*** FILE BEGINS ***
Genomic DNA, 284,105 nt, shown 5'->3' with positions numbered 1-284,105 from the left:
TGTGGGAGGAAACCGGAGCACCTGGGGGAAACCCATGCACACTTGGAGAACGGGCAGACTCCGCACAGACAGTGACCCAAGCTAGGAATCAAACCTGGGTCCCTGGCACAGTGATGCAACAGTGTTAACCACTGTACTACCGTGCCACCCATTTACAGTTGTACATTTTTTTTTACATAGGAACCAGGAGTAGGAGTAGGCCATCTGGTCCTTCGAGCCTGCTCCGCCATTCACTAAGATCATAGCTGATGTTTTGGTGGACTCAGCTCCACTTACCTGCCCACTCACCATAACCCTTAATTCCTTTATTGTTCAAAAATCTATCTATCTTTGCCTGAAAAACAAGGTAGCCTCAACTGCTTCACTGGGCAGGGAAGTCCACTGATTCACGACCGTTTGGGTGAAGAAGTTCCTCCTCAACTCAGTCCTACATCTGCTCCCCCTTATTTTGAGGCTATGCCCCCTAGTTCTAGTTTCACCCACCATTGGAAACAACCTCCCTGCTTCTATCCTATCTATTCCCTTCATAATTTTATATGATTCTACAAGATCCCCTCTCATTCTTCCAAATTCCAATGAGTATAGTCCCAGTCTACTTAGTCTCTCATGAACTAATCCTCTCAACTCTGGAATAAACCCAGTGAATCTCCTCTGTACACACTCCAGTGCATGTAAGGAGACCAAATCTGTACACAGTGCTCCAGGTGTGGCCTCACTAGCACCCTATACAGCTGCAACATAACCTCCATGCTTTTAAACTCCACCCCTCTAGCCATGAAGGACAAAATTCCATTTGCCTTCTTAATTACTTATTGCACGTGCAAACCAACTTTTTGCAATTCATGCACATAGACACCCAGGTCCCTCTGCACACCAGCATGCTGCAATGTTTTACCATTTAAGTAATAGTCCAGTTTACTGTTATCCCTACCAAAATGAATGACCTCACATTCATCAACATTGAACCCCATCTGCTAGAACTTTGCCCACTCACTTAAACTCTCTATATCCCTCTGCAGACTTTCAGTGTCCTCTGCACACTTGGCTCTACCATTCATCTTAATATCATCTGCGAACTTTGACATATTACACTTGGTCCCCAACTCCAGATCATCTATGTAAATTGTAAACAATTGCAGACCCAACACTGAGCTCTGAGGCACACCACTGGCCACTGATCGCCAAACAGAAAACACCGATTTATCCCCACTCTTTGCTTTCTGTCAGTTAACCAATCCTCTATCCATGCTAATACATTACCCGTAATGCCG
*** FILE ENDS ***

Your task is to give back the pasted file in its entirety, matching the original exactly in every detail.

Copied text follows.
Genomic DNA, 284,105 nt, shown 5'->3' with positions numbered 1-284,105 from the left:
TGTGGGAGGAAACCGGAGCACCTGGGGGAAACCCATGCACACTTGGAGAACGGGCAGACTCCGCACAGACAGTGACCCAAGCTAGGAATCAAACCTGGGTCCCTGGCACAGTGATGCAACAGTGTTAACCACTGTACTACCGTGCCACCCATTTACAGTTGTACATTTTTTTTTACATAGGAACCAGGAGTAGGAGTAGGCCATCTGGTCCTTCGAGCCTGCTCCGCCATTCACTAAGATCATAGCTGATGTTTTGGTGGACTCAGCTCCACTTACCTGCCCACTCACCATAACCCTTAATTCCTTTATTGTTCAAAAATCTATCTATCTTTGCCTGAAAAACAAGGTAGCCTCAACTGCTTCACTGGGCAGGGAAGTCCACTGATTCACGACCGTTTGGGTGAAGAAGTTCCTCCTCAACTCAGTCCTACATCTGCTCCCCCTTATTTTGAGGCTATGCCCCCTAGTTCTAGTTTCACCCACCATTGGAAACAACCTCCCTGCTTCTATCCTATCTATTCCCTTCATAATTTTATATGATTCTACAAGATCCCCTCTCATTCTTCCAAATTCCAATGAGTATAGTCCCAGTCTACTTAGTCTCTCATGAACTAATCCTCTCAACTCTGGAATAAACCCAGTGAATCTCCTCTGTACACACTCCAGTGCATGTAAGGAGACCAAATCTGTACACAGTGCTCCAGGTGTGGCCTCACTAGCACCCTATACAGCTGCAACATAACCTCCATGCTTTTAAACTCCACCCCTCTAGCCATGAAGGACAAAATTCCATTTGCCTTCTTAATTACTTATTGCACGTGCAAACCAACTTTTTGCAATTCATGCACATAGACACCCAGGTCCCTCTGCACACCAGCATGCTGCAATGTTTTACCATTTAAGTAATAGTCCAGTTTACTGTTATCCCTACCAAAATGAATGACCTCACATTCATCAACATTGAACCCCATCTGCTAGAACTTTGCCCACTCACTTAAACTCTCTATATCCCTCTGCAGACTTTCAGTGTCCTCTGCACACTTGGCTCTACCATTCATCTTAATATCATCTGCGAACTTTGACATATTACACTTGGTCCCCAACTCCAGATCATCTATGTAAATTGTAAACAATTGCAGACCCAACACTGAGCTCTGAGGCACACCACTGGCCACTGATCGCCAAACAGAAAACACCGATTTATCCCCACTCTTTGCTTTCTGTCAGTTAACCAATCCTCTATCCATGCTAATACATTACCCGTAATGCCG